July 3, 2010
Slovakia’s football squad left the country three weeks ago as a football team. They returned home heroes on Thursday. You couldn’t have asked for a better showing from Slovakia in South Africa. They gave us everything we could have asked for: Heart, spirit, guts, skill, a spotlight on the world stage, our own moment to bask in the soft glow of World Cup glory. Sure, there was some drama and defeat thrown in, but that just made the victories and celebration even sweeter.
Ten, even five years from now, fans won’t remember Winston Reid’s last minute header, or the poor play against Paraguay, or Vladimir Weiss’s row with the media. But they will remember June 24, 2010 at Ellis Park, when Robert Vittek and the rest of the squad put three goals past Fabio Cannavarro and the Italians. When Martin Skrtel’s knee deflected a potentially game-tying header. When Jan Mucha stood firm in goal. When Vladimir Weiss Jr. raced over to hug his father before joining his teammates and when the entire squad gathered in the middle of the field in celebration.
June 30, 2010
Slovakia’s successful World Cup run may create some big opportunities for Slovakia’s stars. Here’s a look at where some of the squad will be in 2010-2011.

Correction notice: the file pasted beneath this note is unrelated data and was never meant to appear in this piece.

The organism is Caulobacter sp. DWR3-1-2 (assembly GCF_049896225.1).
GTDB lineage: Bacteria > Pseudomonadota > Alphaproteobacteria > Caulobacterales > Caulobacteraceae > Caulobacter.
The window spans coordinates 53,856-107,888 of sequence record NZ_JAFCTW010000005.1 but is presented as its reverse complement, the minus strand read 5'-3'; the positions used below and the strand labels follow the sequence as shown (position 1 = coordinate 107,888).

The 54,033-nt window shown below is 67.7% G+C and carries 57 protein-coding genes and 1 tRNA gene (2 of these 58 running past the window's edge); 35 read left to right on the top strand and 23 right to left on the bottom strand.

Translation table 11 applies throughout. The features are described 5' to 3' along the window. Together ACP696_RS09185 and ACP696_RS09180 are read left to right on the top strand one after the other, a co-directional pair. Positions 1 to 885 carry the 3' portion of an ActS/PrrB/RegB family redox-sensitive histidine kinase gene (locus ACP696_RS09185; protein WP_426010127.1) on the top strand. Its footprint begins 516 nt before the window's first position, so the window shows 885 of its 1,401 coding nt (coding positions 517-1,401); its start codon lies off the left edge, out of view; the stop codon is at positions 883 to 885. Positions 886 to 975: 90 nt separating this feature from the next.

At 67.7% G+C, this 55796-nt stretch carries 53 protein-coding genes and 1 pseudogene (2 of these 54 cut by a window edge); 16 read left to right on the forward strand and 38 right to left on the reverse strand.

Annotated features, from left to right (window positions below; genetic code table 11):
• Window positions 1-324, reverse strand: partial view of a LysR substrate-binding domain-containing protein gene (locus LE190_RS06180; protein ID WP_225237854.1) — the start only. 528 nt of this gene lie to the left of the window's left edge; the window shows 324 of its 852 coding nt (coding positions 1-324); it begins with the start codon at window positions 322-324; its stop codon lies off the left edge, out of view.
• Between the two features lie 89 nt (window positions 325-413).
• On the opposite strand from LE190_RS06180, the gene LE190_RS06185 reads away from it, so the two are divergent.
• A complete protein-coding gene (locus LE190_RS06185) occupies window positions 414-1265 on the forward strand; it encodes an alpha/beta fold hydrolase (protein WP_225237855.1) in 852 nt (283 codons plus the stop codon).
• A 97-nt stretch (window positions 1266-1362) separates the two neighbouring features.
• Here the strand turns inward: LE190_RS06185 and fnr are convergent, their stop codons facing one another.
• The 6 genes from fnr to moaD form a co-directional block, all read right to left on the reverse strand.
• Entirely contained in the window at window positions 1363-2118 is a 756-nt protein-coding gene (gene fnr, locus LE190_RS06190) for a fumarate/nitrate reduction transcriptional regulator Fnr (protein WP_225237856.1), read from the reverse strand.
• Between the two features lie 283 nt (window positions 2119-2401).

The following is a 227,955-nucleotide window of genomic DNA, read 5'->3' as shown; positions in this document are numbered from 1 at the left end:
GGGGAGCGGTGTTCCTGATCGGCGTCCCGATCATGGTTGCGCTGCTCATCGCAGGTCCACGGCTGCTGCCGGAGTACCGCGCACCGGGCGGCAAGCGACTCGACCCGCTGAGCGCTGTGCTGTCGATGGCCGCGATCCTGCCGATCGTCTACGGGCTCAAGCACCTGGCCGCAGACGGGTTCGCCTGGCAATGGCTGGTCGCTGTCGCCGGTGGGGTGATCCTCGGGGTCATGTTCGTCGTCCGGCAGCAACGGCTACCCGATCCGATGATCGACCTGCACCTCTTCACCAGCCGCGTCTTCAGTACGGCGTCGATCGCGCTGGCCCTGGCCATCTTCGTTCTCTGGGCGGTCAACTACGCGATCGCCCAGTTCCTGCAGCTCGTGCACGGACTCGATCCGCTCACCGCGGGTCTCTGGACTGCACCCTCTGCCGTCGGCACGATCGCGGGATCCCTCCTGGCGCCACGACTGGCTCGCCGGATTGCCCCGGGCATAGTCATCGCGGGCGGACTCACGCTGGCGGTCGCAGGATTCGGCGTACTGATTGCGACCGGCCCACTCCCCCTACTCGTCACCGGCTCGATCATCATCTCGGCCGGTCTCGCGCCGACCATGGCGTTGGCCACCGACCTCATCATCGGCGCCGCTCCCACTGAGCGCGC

Jan Mucha-The Slovak goalkeeper spent 2009-10 with Poland’s Legia Warszawa, but moved to Merseyside club Everton in the off-season. Mucha will back up American Tim Howard in goal, although some have said that he could challenge for the starting spot. His strong performance in South Africa could open up the door for a Mucha and we may see him starting a few games for the Toffees.
June 29, 2010
Man of the Tournament: Robert Vittek
Without a doubt, Robert Vittek gets my Man of the Tournament honor. The 28-year-old striker, who was recovering from a knee injury during the run up to the tournament, sparked Slovakia's offense, netting 4 goals in 4 games, and secured legendary status in Slovakia. His 4th goal of the tournament, a spot kick in the waning minutes of the Repre's game with the Netherlands, also put him past Szilárd Németh as Slovakia's all-time leading scorer.
Honorable Mention: Jan Mucha and Martin Skrtel
Both Mucha and Skrtel contributed mightily to the Slovakian cause. Mucha made several big saves, especially key punch-outs in their match against Italy and Skrtel controlled the back line superbly. Skrtel’s goal line deflection of a sure Italy goal in the second half of the game also saved the Repre from giving up the equalizer.